I absolutely love to paint.
I live to paint, my head is constantly in a state where it's working on solving a painting "issue" or working on the next few pieces and calculating what will need to be done to make them work. But I've learned to have other types of artwork or try to have alternatives available at my shows so I can not only offer a variety of work to people but also so I have different price points for people to chose from. I'd love to stand above the crowd and demand people buy my paintings but #1 my ego isn't that strong and #2 I believe it's important to be polite and provide the widest range of audience the opportunity to take something home...if they want to. Sounds simple enough but it took me few years and lots of listening to figure it out.
Thru my experience in painting and showing, I've learned something flattering: a lot of different types of people like my work. People from all different backgrounds - racial, financial and people from all different ages feel akin to the energy that's expressed thru my figures and the space that surrounds them on the canvas. But I've also learned that the work I produce is not something everyone can afford or room (4ft x 4ft or 4 ft x 5 ft and larger) to hang so it is with that varyied audience in mind that I started to put together pieces that have the same feel as the oil paintings but are in different price ranges (as well as sizes) and mediums.
Several years ago I really started to hear people when they said: "I love your work". I started to hear it as less of an ego boosting compliment and more of what they were actually saying: "this is how I feel", "this is how music feels to me", "this is how my head feels"..."you captured how I FEEL". Or, best of all, "I've never wanted a piece of artwork before but I can't stop thinking about your work". However, all the compliments were followed by the caveat "but I can't afford it" which is something I've learned to remedy.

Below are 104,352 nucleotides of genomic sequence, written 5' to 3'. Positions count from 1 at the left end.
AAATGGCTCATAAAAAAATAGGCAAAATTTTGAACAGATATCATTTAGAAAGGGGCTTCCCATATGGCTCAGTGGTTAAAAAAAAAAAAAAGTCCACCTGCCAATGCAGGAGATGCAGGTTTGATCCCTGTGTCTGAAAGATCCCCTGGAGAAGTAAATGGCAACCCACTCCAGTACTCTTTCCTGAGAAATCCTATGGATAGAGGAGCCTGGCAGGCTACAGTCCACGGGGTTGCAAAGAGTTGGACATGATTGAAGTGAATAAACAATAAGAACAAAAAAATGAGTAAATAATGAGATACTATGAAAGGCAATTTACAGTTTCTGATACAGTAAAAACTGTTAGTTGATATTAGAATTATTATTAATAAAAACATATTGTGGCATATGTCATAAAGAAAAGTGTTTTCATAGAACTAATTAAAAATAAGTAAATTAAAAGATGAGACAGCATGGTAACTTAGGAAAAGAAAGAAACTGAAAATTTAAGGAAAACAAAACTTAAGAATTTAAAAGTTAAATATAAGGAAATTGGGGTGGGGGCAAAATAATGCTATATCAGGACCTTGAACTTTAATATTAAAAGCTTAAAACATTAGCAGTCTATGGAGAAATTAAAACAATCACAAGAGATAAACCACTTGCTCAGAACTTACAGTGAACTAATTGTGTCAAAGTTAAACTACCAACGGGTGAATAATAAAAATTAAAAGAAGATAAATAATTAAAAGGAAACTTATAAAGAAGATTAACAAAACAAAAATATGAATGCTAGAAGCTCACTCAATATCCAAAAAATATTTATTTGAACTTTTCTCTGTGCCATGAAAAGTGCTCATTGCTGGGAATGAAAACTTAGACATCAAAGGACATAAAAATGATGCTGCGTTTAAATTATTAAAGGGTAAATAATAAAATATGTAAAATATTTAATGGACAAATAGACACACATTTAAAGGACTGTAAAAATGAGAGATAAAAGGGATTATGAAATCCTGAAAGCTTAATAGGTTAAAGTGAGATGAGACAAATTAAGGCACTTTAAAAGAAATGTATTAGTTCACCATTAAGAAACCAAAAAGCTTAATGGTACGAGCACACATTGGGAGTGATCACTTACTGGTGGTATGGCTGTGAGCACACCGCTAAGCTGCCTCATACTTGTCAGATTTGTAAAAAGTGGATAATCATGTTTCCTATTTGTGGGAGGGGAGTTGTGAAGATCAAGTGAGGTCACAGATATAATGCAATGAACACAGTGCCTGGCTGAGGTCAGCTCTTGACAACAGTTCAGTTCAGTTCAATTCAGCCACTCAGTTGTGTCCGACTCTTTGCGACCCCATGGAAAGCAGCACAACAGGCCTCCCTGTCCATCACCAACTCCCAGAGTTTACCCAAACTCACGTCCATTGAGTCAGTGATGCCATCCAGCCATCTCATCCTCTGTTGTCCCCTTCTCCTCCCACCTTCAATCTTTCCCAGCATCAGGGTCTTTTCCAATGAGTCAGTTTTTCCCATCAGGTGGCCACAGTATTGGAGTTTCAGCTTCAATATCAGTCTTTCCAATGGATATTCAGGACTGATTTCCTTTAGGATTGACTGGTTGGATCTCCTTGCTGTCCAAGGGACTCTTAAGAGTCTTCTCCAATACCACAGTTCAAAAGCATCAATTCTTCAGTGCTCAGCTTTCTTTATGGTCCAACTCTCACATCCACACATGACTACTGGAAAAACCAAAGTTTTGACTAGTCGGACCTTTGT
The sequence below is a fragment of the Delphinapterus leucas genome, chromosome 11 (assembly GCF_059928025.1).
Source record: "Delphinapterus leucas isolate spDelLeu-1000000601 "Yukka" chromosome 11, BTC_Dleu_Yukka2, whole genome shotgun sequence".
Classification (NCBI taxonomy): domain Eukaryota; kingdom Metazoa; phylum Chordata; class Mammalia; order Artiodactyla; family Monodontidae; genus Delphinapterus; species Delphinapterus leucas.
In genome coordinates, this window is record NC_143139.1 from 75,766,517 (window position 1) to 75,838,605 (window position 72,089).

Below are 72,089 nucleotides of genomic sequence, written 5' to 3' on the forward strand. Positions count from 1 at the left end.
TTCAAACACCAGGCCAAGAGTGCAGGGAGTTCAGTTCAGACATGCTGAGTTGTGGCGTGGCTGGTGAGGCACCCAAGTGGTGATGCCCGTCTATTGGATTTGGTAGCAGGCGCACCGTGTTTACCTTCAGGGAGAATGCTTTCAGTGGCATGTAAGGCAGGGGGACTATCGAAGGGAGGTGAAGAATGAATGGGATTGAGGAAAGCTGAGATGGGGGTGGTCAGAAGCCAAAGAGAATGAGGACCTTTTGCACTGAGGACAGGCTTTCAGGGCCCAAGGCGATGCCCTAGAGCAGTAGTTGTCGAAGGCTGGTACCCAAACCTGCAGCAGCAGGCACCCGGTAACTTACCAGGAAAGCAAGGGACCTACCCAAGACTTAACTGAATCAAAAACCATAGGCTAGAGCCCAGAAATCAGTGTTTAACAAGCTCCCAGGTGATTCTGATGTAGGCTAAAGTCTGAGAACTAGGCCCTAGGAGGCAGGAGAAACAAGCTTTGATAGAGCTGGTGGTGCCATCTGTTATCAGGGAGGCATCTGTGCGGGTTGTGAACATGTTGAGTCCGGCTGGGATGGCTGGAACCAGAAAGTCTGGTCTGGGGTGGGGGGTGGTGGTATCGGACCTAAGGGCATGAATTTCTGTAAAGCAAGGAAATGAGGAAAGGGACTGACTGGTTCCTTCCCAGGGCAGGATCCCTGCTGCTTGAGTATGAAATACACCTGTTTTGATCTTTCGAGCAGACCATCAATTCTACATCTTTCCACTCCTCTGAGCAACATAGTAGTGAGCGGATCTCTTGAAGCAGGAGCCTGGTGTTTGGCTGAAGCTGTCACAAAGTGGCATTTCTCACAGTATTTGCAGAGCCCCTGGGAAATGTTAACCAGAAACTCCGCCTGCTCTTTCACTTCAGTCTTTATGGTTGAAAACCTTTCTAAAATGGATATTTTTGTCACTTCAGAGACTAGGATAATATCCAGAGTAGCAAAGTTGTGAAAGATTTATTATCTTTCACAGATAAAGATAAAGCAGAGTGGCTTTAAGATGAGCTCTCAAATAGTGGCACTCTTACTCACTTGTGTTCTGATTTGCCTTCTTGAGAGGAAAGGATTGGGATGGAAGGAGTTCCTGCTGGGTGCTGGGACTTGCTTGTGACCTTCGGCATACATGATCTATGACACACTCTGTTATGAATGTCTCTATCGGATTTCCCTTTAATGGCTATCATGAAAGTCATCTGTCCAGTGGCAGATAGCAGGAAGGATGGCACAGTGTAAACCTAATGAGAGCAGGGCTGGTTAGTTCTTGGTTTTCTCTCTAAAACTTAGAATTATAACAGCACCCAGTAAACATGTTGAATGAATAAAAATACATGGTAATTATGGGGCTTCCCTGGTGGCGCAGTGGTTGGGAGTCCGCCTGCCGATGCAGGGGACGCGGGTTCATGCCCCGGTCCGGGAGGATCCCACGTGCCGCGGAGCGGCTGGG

Whether it's painting figures in motion (from black and white photographs) OR serious, contemplative, dour or exuberant and happy portraits - the work is meant to express the energy or felling or inner conversation that person could be having at that moment. The work is also meant to express an action or thought and not just be a recreation or nice depiction of the person in the picture and that is what people seem to be drawn to - the expression of what life feels like on the inside of our heads and bodies. Confusion, excitement, anger, frustration, joy, realization, trepidation, etc. I'm lucky in that people usually see the reflection of their inner world performed on canvas and recognize what it is I'm trying to do as opposed to seeing my paintings as strcily being something that would look pretty hanging over the couch. It's deeply flattering to know viewers feel it, feel the work and want to have it and I'd love for each person who feels a strong connection with the my paintings to be able to take a piece home but I cannot lower the prices of my paintings - it took me years to have the courage, experience and self respect to raise my prices to a level I was comfortable with. So, instead of lowering my value, I've found different ways to offer work but without feeling diminished. I decided to invest in producing work that everyone from the caterer to the collector could afford: prints - original, limited edition, one of a kind, hand pulled silk screen prints and also poster prints of my work:
|"Waiting"" as a two panel silk screen piece. "Waiting" is one of dozens of silk screen prints I've produced and had available at my shows.|
The poster prints I had made last year, have been even more popular. The initial investment took some time and dough but it's really gratifying to see people who are so excited by the work be able to take a version of it home -
|A few poster prints of my work.|
Lesson learned: because I finally heard what people where saying to me about the work I was able find ways to afford different types of work to a variety of people and price ranges I'm now looking in other directions as well. My newest obsession is to have work printed on fabric and see it used in clothing....Project Runway here I come. Finger crossed.
- To see more paintings from last year's solo show "Living in a Culture of Disregard" visit: http://www.facebook.com/media/set/?set=a.117816578350900.20217.117743535024871&type=3
- To see more prints from last year's show visit: http://www.facebook.com/media/set/?set=a.130628390403052.25184.117743535024871&type=3
"When you find a piece of art that you love,
you find a piece of yourself" -
Eden Fine Art